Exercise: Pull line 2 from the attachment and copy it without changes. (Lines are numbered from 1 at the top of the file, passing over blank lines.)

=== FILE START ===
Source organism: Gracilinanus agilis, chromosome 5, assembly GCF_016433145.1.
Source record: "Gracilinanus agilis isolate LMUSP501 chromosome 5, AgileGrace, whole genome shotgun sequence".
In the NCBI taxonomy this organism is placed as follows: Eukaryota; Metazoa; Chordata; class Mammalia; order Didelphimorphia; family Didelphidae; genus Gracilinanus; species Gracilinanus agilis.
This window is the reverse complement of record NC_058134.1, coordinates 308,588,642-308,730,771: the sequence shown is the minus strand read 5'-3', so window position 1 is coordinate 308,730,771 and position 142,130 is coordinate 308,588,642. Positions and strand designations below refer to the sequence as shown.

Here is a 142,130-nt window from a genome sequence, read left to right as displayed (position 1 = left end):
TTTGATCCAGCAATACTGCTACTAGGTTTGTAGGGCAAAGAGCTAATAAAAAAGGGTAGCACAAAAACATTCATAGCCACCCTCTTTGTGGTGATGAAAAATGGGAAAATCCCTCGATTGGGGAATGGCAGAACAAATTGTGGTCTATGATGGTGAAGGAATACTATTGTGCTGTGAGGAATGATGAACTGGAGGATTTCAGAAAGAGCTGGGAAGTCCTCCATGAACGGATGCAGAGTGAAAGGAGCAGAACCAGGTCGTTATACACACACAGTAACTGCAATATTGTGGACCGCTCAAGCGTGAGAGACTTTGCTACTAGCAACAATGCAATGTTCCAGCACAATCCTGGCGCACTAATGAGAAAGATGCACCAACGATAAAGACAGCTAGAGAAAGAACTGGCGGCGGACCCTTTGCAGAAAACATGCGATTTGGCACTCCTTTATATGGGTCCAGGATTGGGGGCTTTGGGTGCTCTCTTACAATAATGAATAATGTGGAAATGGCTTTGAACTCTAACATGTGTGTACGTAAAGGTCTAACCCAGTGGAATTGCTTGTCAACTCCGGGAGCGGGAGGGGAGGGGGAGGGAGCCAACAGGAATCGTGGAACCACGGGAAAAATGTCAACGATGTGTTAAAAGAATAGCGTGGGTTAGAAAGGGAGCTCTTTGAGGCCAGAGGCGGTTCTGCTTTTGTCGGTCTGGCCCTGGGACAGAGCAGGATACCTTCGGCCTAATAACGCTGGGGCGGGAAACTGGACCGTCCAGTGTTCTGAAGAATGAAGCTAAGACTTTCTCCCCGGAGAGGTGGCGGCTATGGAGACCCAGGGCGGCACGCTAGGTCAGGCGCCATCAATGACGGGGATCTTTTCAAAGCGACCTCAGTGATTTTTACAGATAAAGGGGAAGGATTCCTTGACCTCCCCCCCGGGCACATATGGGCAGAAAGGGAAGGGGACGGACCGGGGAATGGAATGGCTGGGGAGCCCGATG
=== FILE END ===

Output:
Source record: "Gracilinanus agilis isolate LMUSP501 chromosome 5, AgileGrace, whole genome shotgun sequence".